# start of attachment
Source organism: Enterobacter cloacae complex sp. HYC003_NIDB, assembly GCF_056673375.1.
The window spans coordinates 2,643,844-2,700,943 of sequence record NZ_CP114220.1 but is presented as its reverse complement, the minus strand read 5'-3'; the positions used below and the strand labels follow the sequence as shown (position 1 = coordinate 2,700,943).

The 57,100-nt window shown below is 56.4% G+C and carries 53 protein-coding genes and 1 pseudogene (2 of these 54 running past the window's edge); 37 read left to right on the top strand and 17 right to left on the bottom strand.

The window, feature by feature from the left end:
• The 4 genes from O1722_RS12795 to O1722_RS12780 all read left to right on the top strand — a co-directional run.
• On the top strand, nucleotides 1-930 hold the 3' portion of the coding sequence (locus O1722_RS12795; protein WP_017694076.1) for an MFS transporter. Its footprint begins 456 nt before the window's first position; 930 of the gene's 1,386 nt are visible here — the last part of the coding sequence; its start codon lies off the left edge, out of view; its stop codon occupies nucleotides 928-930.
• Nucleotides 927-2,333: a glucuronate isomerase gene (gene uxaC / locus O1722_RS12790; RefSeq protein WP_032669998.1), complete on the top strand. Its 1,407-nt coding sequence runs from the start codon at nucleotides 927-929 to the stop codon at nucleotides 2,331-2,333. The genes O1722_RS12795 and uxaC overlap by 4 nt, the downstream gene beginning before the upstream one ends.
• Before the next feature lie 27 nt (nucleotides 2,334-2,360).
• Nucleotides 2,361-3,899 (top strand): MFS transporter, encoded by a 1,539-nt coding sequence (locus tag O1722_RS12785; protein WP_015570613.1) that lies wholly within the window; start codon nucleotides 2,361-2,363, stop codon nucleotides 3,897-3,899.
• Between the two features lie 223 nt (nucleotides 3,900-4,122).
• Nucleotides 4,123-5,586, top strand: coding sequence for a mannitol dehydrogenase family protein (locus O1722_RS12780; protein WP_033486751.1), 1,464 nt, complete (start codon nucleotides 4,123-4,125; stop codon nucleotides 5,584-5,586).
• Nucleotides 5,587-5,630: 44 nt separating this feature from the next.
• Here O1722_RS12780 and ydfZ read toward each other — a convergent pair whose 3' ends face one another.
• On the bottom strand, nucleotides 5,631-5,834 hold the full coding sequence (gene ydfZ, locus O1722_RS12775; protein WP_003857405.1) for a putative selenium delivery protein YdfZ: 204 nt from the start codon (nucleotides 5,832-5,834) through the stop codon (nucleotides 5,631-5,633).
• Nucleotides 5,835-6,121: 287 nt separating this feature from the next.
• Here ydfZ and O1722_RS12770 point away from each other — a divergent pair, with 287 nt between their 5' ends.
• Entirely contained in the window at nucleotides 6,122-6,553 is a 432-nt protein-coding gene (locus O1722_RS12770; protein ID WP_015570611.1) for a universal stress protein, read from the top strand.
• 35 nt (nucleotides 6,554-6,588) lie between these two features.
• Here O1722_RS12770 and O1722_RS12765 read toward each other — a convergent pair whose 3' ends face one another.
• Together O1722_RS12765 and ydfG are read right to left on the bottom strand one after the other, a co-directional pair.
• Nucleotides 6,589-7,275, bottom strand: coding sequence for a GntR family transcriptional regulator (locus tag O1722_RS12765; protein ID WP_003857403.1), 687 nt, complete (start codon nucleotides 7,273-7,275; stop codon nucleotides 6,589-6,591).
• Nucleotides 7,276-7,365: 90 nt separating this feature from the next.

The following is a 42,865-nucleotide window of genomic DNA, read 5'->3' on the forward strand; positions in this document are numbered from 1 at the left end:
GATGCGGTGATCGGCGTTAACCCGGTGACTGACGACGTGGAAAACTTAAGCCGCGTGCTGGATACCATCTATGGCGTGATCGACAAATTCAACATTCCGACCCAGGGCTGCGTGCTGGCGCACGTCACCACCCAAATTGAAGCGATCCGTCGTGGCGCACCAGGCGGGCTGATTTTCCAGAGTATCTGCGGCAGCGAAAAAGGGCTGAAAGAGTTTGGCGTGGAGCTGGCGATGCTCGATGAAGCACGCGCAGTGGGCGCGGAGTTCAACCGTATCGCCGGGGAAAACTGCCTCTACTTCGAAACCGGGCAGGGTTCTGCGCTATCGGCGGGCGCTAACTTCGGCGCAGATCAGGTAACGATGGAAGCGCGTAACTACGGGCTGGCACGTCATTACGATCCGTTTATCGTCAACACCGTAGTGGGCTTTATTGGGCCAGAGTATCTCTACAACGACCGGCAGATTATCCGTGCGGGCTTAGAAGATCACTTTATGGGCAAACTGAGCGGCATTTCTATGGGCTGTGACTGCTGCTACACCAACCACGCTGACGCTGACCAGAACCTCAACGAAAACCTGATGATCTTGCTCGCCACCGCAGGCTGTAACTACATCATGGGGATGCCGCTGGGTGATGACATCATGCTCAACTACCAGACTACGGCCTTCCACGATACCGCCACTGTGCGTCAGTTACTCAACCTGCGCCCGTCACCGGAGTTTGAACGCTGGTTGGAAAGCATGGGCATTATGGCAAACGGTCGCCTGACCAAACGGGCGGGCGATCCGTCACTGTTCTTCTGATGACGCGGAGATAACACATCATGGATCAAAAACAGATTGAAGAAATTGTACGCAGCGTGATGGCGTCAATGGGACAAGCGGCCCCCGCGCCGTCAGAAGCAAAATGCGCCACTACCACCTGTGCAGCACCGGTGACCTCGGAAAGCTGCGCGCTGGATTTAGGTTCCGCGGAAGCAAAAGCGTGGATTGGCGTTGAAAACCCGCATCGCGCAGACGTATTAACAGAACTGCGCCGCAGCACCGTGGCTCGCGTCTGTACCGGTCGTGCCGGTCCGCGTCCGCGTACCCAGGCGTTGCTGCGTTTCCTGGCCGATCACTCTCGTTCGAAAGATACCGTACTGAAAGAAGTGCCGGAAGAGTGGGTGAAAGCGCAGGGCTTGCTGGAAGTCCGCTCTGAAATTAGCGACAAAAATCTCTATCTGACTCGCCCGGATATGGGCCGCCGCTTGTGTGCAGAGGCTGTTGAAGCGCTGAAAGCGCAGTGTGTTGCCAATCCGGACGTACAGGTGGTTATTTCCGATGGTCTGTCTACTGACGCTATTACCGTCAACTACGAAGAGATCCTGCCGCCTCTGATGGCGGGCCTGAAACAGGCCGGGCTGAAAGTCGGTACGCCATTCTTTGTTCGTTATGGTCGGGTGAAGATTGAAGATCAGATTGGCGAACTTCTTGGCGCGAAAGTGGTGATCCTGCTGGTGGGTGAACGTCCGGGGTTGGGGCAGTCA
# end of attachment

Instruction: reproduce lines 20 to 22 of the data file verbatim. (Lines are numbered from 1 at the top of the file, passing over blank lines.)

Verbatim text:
• Together O1722_RS12765 and ydfG are read right to left on the bottom strand one after the other, a co-directional pair.
• Nucleotides 6,589-7,275, bottom strand: coding sequence for a GntR family transcriptional regulator (locus tag O1722_RS12765; protein ID WP_003857403.1), 687 nt, complete (start codon nucleotides 7,273-7,275; stop codon nucleotides 6,589-6,591).
• Nucleotides 7,276-7,365: 90 nt separating this feature from the next.